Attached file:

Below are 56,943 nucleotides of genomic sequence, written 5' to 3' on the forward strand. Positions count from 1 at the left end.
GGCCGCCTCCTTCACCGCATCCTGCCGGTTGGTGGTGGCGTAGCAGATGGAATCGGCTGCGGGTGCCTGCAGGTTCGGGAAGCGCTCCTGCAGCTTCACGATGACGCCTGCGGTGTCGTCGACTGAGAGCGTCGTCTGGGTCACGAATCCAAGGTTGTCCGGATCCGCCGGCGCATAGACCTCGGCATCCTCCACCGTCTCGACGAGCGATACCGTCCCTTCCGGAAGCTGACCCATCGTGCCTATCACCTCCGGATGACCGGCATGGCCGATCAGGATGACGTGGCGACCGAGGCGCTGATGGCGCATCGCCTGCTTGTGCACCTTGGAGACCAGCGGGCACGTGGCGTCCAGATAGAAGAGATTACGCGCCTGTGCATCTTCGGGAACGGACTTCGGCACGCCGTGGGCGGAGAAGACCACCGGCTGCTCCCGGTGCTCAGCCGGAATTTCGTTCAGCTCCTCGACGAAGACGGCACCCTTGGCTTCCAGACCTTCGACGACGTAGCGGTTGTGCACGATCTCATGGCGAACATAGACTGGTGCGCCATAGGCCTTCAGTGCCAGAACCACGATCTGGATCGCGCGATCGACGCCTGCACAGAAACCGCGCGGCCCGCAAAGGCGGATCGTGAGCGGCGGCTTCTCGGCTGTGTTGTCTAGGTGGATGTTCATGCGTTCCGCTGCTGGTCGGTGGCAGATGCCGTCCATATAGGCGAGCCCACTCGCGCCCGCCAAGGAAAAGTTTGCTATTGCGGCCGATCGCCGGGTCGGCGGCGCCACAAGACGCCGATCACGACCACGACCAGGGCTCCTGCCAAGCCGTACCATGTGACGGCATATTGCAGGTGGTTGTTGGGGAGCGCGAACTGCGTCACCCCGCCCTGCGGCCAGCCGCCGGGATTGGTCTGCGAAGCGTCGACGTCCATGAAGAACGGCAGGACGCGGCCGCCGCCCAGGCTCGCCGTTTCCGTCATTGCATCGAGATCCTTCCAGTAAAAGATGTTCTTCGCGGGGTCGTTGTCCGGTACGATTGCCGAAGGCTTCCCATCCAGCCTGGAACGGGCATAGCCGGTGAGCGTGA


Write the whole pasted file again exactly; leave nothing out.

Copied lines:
Below are 56,943 nucleotides of genomic sequence, written 5' to 3' on the forward strand. Positions count from 1 at the left end.
GGCCGCCTCCTTCACCGCATCCTGCCGGTTGGTGGTGGCGTAGCAGATGGAATCGGCTGCGGGTGCCTGCAGGTTCGGGAAGCGCTCCTGCAGCTTCACGATGACGCCTGCGGTGTCGTCGACTGAGAGCGTCGTCTGGGTCACGAATCCAAGGTTGTCCGGATCCGCCGGCGCATAGACCTCGGCATCCTCCACCGTCTCGACGAGCGATACCGTCCCTTCCGGAAGCTGACCCATCGTGCCTATCACCTCCGGATGACCGGCATGGCCGATCAGGATGACGTGGCGACCGAGGCGCTGATGGCGCATCGCCTGCTTGTGCACCTTGGAGACCAGCGGGCACGTGGCGTCCAGATAGAAGAGATTACGCGCCTGTGCATCTTCGGGAACGGACTTCGGCACGCCGTGGGCGGAGAAGACCACCGGCTGCTCCCGGTGCTCAGCCGGAATTTCGTTCAGCTCCTCGACGAAGACGGCACCCTTGGCTTCCAGACCTTCGACGACGTAGCGGTTGTGCACGATCTCATGGCGAACATAGACTGGTGCGCCATAGGCCTTCAGTGCCAGAACCACGATCTGGATCGCGCGATCGACGCCTGCACAGAAACCGCGCGGCCCGCAAAGGCGGATCGTGAGCGGCGGCTTCTCGGCTGTGTTGTCTAGGTGGATGTTCATGCGTTCCGCTGCTGGTCGGTGGCAGATGCCGTCCATATAGGCGAGCCCACTCGCGCCCGCCAAGGAAAAGTTTGCTATTGCGGCCGATCGCCGGGTCGGCGGCGCCACAAGACGCCGATCACGACCACGACCAGGGCTCCTGCCAAGCCGTACCATGTGACGGCATATTGCAGGTGGTTGTTGGGGAGCGCGAACTGCGTCACCCCGCCCTGCGGCCAGCCGCCGGGATTGGTCTGCGAAGCGTCGACGTCCATGAAGAACGGCAGGACGCGGCCGCCGCCCAGGCTCGCCGTTTCCGTCATTGCATCGAGATCCTTCCAGTAAAAGATGTTCTTCGCGGGGTCGTTGTCCGGTACGATTGCCGAAGGCTTCCCATCCAGCCTGGAACGGGCATAGCCGGTGAGCGTGA